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  5. "Wahrscheinlich gibt es Wein …

"Wahrscheinlich gibt es Wein zum Mittagessen."

Translation:There is probably wine with lunch.

April 29, 2013

36 Comments


https://www.duolingo.com/profile/PepeSilviaPA

Why does 'zum' now mean 'with' rather than 'to?' I feel as if all these german prepositions are just swapped out at random and am having a hard time figuring out how and why different words are used...


https://www.duolingo.com/profile/PatriciaJH

Think of it as "having wine to lunch"; where we might say we're having something at lunch or with lunch, the Germans say "to". Prepositions never translate well between languages, you just have to expect it and learn the differences.

I find it easiest to think of the word meaning the same thing, but being used differently.


https://www.duolingo.com/profile/mollymilstone

Prepositions are like that in all languages, even (especially) English


https://www.duolingo.com/profile/haleygrace

Just make note cards, it really works!!! :)


https://www.duolingo.com/profile/tophatmcbabs

why not "mit Mittagessen" ?


https://www.duolingo.com/profile/Dwarf

There will most likely be wine with lunch. ???


https://www.duolingo.com/profile/PeriwinkleHat

Assuming that's what you wrote, the problem is probably just the future tense. It makes sense, but this phrase was written in the present. "Most likely" shouldn't be a problem.


https://www.duolingo.com/profile/yimingkiller

Probably there is wine at lunch.


https://www.duolingo.com/profile/sherifhafez

What is the difference between (Wahrscheinlich), (anscheinend) and (vielleicht)?


https://www.duolingo.com/profile/Zchbaniel25

wahrscheinlich = probably

anscheinend = seemingly

vielleicht = perhaps

The most interesting of these is "anscheinend".

It means you have some some reasons to believe things are like that, only you are not quite sure yet.

"There was a clinking of glasses. Anscheinend gibt es Wein zum Essen." (It seems there will be wine for lunch)


https://www.duolingo.com/profile/ulacma

I have also seen a similar sentence but instead it was "... Wein beim Mittagessen" which I though meant that wine will be had with the lunch or as part of the lunch. How does using "zu" in this sentence change the meaning compared to using "bei"?


https://www.duolingo.com/profile/Will836770

This would never be said in this way in English as the future tense would always be preferred. Would this be a common way to express this in German or is it poorly phrased in both languages?


https://www.duolingo.com/profile/requin230

The german is perfectly fine. We often describe events in the near future in present tense.


https://www.duolingo.com/profile/DarcX

Okay I think someone needs to explain why "zu" is used here.


https://www.duolingo.com/profile/knut150

zu + dem = zum


https://www.duolingo.com/profile/pulga_0907

what's wrong with: "probably wine is given with the lunch" or "at the lunch"?


https://www.duolingo.com/profile/PatriciaJH

Because it's a really awkward translation, and in German, "gibt" is used much more loosely than "gives" is in English.

"Es gibt/gibt es" is really better translated as "there is" or "there are."


https://www.duolingo.com/profile/ragtime_6

Why can't you say "Wine is probably given with lunch" since the verb "gibt" is used here?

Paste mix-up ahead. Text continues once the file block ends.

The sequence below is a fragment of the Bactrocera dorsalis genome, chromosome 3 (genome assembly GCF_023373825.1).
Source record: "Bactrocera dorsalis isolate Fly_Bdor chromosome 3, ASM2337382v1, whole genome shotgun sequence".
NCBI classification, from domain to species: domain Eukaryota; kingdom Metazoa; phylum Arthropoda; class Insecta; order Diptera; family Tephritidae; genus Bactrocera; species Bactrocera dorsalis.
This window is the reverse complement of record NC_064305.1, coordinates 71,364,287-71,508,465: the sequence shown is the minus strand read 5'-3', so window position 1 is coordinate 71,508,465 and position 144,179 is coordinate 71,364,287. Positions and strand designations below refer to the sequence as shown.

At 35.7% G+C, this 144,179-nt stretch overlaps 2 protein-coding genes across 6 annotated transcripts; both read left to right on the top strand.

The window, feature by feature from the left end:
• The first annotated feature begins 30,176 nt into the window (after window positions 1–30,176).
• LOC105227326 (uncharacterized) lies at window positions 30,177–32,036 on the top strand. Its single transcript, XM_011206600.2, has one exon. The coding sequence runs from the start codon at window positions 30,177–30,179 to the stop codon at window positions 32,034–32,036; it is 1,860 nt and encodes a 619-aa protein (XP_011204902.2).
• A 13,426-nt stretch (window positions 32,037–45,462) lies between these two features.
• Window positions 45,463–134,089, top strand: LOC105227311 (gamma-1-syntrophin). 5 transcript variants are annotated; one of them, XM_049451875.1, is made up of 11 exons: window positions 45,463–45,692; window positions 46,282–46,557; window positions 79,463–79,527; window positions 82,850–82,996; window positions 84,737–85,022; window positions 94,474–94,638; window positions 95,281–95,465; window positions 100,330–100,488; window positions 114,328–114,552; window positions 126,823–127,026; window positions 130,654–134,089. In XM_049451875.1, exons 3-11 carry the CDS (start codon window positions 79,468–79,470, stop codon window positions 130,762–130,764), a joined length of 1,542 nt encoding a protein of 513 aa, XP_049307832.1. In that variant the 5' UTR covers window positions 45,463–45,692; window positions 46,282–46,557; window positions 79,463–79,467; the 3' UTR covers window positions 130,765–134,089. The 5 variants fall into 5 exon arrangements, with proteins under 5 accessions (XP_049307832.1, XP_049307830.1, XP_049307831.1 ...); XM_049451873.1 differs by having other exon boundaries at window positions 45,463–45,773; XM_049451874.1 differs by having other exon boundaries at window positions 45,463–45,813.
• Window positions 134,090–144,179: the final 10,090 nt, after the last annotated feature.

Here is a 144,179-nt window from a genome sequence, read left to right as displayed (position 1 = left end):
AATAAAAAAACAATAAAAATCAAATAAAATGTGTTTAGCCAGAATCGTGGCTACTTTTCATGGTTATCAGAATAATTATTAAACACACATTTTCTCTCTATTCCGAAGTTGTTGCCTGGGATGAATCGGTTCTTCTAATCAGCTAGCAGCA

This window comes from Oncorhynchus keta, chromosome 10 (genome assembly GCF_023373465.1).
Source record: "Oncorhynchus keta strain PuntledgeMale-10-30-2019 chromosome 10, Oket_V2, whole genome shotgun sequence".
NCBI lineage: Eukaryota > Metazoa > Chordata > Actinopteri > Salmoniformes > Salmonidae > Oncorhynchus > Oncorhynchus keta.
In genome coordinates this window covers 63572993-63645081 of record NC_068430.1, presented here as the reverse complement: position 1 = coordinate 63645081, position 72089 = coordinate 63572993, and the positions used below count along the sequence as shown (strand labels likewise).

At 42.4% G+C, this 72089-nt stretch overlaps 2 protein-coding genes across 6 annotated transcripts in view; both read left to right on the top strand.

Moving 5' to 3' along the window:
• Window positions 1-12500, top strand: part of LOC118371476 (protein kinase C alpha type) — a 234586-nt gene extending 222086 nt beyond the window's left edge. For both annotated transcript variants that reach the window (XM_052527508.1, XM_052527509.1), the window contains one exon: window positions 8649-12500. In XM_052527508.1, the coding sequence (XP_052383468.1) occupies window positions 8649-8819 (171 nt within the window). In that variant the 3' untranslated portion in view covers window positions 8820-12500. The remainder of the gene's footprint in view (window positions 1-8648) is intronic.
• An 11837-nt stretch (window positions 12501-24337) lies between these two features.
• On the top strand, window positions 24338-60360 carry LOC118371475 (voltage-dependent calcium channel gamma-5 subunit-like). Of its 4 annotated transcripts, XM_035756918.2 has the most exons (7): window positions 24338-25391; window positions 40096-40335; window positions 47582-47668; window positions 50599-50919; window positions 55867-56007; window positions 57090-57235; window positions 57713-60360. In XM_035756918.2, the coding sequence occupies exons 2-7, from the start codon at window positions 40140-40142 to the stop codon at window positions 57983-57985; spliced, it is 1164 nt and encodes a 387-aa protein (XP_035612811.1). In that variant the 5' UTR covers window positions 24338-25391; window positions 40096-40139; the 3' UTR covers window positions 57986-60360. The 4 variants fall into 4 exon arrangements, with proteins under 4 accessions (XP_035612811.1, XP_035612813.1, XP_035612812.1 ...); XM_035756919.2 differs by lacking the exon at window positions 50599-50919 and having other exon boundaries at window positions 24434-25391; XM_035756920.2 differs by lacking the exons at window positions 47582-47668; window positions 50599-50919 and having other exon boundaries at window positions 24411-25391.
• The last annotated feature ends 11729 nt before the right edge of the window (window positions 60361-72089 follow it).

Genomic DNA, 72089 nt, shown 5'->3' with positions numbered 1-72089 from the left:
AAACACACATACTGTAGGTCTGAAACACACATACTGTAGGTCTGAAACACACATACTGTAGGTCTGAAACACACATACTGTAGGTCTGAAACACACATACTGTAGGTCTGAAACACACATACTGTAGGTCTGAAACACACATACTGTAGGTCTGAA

https://www.duolingo.com/profile/PepeSilviaPA

'gibt es' is a common phrase that most often translates to "there is" rather than 'it gives.' Don't ask me why. That's just what I was taught.


https://www.duolingo.com/profile/sarathecat_

Thanks a lot! I think this explains it.


https://www.duolingo.com/profile/ahmed933

does (geben sie ) mean (there are) or we just use (gibt es) also ?


https://www.duolingo.com/profile/DarcX

Even gibt es is used for "there are." "Gibt es Schuhe."


https://www.duolingo.com/profile/toggrikk

I am not a native English speaker. Can you say "to the lunch" or "at lunch" as well? In that case those expressions should be added. Thanks in advance!


https://www.duolingo.com/profile/pdquinn1

"To the lunch" is not proper english, however, "at lunch" would be acceptable as well as "with lunch".


https://www.duolingo.com/profile/exocoetus

what is the need for es here?( ...es wein...)


https://www.duolingo.com/profile/killary45

"Gibt es" and also "es gibt" mean "there is".


https://www.duolingo.com/profile/johnmcm42

"Wine with lunch is likely." Marked wrong.


https://www.duolingo.com/profile/gadelat

Why gibt es and not es t gibt? I was taught former is question.


https://www.duolingo.com/profile/Lila.T-T

I’m not sure of the exact reason but usually when the sentence starts with an adjective or adverb they swap the verb next to it. I’m sorry that probs made no sense. Aa


https://www.duolingo.com/profile/roman2095

The verb must be in second position in a statement, so when you put an adverb in first position es gibt becomes gibt es after you put the verb second and the subject right after it. gibt es can also be used to start a question, since the verb goes in first position in a question like that.


https://www.duolingo.com/profile/AdityaKaru

I wrote "With lunch, there is probably wine" which was rejected on Sept 4th, 2020.


https://www.duolingo.com/profile/AlonBenach

This is ungrammatical in English. You can't say "there is ... With" in this context.


https://www.duolingo.com/profile/shinarit

In other cases, Duo accepts or expects future tense with gibt es phrases. Why not here? It makes sense in English.


https://www.duolingo.com/profile/Martin536115

I tried "usually there is . . ." Rejected. But is that a possible translation of Wahrscheinlich?


https://www.duolingo.com/profile/Sergey485450

Probably there is vine and there is probably vine is the same thing.

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